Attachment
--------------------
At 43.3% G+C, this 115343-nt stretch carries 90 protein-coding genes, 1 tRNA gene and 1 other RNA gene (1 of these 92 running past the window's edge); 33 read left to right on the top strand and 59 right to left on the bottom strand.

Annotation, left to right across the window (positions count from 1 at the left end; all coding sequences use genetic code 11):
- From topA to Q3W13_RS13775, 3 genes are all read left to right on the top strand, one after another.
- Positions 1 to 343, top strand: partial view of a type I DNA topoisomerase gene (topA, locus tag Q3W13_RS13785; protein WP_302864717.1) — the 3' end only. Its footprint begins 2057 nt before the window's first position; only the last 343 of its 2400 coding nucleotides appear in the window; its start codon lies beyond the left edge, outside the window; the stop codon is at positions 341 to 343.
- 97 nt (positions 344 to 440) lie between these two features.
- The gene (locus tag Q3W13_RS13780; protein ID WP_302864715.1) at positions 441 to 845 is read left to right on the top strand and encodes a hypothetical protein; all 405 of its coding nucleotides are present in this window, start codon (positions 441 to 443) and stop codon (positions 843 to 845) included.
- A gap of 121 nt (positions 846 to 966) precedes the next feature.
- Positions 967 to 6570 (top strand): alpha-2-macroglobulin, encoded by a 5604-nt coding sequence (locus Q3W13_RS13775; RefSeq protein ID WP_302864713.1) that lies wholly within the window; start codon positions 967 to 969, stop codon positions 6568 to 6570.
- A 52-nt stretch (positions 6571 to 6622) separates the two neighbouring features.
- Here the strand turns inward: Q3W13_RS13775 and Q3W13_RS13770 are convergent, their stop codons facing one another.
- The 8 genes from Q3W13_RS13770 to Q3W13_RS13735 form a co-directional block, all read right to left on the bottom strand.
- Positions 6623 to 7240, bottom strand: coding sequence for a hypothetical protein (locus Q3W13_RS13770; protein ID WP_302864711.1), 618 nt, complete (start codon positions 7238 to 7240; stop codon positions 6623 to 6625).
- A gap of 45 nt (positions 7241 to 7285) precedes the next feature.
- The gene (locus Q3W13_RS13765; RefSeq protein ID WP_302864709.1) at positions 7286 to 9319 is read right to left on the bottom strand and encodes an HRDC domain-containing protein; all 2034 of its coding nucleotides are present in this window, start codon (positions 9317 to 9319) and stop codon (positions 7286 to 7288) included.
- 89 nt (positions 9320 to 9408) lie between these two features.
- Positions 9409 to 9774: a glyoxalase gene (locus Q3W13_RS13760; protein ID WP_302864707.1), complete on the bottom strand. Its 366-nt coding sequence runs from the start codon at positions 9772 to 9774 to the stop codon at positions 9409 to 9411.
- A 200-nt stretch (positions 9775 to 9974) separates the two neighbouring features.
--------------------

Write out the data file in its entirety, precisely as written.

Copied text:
At 43.3% G+C, this 115343-nt stretch carries 90 protein-coding genes, 1 tRNA gene and 1 other RNA gene (1 of these 92 running past the window's edge); 33 read left to right on the top strand and 59 right to left on the bottom strand.

Annotation, left to right across the window (positions count from 1 at the left end; all coding sequences use genetic code 11):
- From topA to Q3W13_RS13775, 3 genes are all read left to right on the top strand, one after another.
- Positions 1 to 343, top strand: partial view of a type I DNA topoisomerase gene (topA, locus tag Q3W13_RS13785; protein WP_302864717.1) — the 3' end only. Its footprint begins 2057 nt before the window's first position; only the last 343 of its 2400 coding nucleotides appear in the window; its start codon lies beyond the left edge, outside the window; the stop codon is at positions 341 to 343.
- 97 nt (positions 344 to 440) lie between these two features.
- The gene (locus tag Q3W13_RS13780; protein ID WP_302864715.1) at positions 441 to 845 is read left to right on the top strand and encodes a hypothetical protein; all 405 of its coding nucleotides are present in this window, start codon (positions 441 to 443) and stop codon (positions 843 to 845) included.
- A gap of 121 nt (positions 846 to 966) precedes the next feature.
- Positions 967 to 6570 (top strand): alpha-2-macroglobulin, encoded by a 5604-nt coding sequence (locus Q3W13_RS13775; RefSeq protein ID WP_302864713.1) that lies wholly within the window; start codon positions 967 to 969, stop codon positions 6568 to 6570.
- A 52-nt stretch (positions 6571 to 6622) separates the two neighbouring features.
- Here the strand turns inward: Q3W13_RS13775 and Q3W13_RS13770 are convergent, their stop codons facing one another.
- The 8 genes from Q3W13_RS13770 to Q3W13_RS13735 form a co-directional block, all read right to left on the bottom strand.
- Positions 6623 to 7240, bottom strand: coding sequence for a hypothetical protein (locus Q3W13_RS13770; protein ID WP_302864711.1), 618 nt, complete (start codon positions 7238 to 7240; stop codon positions 6623 to 6625).
- A gap of 45 nt (positions 7241 to 7285) precedes the next feature.
- The gene (locus Q3W13_RS13765; RefSeq protein ID WP_302864709.1) at positions 7286 to 9319 is read right to left on the bottom strand and encodes an HRDC domain-containing protein; all 2034 of its coding nucleotides are present in this window, start codon (positions 9317 to 9319) and stop codon (positions 7286 to 7288) included.
- 89 nt (positions 9320 to 9408) lie between these two features.
- Positions 9409 to 9774: a glyoxalase gene (locus Q3W13_RS13760; protein ID WP_302864707.1), complete on the bottom strand. Its 366-nt coding sequence runs from the start codon at positions 9772 to 9774 to the stop codon at positions 9409 to 9411.
- A 200-nt stretch (positions 9775 to 9974) separates the two neighbouring features.